Posted yesterday at 9:30am.
Made famous for his role as Ryan Howard in the American version of the cult series The office, BJ Novak directed, wrote the screenplay and starred in his first feature film of his career. But unlike his colleague John Krasinki, who found his way as a filmmaker with horror thrillers A quiet placehe drank more in film noir.
Although Revenge picks up codes and narrative patterns, it’s better to steer clear of them. So don’t expect a dense plot in the style of the classics Maltese Falcon and Chinatown, but a perversion of the genre. The investigation into the mysterious death of this uneventful young woman is just an excuse to talk about something else.
Enough to ? About the emptiness of modern society and that of this damned America that drives selfishness and loneliness among its inhabitants. Traveling the American South, our (anti)hero sometimes seems more interested in exploiting tragedies than solving them.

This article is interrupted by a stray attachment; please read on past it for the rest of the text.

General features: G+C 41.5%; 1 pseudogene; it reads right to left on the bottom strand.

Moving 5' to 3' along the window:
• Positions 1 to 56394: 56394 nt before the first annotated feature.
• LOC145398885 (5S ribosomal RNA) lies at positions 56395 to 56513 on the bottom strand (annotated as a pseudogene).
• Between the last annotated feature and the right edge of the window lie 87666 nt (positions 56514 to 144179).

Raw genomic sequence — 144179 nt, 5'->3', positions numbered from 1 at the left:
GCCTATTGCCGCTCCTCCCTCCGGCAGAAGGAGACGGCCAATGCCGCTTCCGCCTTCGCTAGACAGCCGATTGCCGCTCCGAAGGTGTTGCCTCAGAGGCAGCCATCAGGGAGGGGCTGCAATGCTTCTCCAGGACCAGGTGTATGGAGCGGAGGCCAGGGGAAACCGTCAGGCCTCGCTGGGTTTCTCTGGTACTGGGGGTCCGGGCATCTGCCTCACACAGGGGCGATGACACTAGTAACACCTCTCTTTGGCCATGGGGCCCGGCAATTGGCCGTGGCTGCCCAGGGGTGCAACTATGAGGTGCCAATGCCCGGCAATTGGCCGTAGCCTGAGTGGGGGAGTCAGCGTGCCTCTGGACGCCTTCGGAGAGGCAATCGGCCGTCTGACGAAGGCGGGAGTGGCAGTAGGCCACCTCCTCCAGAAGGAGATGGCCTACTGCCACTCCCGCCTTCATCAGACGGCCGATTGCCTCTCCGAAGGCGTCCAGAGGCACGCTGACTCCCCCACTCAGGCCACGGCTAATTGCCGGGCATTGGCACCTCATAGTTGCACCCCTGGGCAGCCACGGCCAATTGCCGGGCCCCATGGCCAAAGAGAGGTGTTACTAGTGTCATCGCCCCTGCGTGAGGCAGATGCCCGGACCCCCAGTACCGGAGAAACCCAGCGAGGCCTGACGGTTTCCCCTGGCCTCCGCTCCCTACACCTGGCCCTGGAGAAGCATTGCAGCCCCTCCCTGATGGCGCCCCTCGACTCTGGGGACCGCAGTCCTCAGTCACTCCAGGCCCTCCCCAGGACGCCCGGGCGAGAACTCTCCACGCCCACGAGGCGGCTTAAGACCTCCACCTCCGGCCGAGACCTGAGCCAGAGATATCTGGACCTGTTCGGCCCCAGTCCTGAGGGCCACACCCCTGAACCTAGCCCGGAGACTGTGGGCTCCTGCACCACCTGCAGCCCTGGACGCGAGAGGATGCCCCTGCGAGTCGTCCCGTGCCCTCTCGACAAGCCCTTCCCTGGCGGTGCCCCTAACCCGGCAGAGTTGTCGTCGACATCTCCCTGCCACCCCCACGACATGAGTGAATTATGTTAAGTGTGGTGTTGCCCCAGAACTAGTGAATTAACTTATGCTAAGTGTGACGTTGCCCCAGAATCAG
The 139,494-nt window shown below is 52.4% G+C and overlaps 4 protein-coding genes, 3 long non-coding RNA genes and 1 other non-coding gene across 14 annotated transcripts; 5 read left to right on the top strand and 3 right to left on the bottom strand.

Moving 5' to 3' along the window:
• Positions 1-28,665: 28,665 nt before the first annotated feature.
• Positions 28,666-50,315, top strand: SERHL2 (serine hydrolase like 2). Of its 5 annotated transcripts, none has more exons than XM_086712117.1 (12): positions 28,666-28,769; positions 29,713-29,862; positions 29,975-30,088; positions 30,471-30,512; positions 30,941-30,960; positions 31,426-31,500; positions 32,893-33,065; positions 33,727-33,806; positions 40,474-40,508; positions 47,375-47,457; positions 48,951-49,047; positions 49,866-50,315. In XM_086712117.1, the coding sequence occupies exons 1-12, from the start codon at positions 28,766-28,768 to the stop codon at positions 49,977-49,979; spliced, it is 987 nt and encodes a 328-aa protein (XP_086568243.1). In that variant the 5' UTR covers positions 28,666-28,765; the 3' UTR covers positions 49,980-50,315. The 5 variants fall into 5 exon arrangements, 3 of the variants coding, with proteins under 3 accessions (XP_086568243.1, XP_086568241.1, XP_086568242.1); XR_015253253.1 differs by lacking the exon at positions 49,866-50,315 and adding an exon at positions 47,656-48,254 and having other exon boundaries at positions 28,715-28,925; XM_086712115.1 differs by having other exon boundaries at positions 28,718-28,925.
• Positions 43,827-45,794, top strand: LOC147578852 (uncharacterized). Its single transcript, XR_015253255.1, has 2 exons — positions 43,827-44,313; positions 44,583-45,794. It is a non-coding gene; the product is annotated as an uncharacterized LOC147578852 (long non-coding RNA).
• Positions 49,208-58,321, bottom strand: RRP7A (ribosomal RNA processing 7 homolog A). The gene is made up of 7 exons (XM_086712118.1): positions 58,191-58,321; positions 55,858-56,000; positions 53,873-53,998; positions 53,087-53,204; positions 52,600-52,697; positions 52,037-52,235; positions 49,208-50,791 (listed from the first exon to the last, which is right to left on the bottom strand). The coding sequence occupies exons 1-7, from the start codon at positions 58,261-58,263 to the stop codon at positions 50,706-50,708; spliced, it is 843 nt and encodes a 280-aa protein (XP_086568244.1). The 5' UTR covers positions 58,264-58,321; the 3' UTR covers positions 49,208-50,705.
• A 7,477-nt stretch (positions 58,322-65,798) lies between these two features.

Rich and ambitious, the scenario is not lacking in pleasant dialogues that melt in the mouth. The whole thing is covered with a biting humor that never slips too much into satire and irony.
However, the wordy tone reminds us that this demonstration might have tasted better in a book. Brilliant words stay at the level of ideas that are difficult to embody on screen. Despite careful photography and appropriate music, the production lacks rhythm and effort to show the personality of its author.
The latter, however, has given himself a role that suits him like a glove. With his impassive face à la Buster Keaton, BJ Novak plays condescension with defiance. The complex relationships between the characters are central to the narrative and make the eclectic cast – which includes Ashton Kutcher and controversial singer John Mayer – shine.
Even if it ends up in a bit of a fishtail, Revenge represents a first quality performance for BJ Novak, who already handles words with great ease. A talent to follow.
Starring BJ Novak, Boyd Holbrook, Issa Rae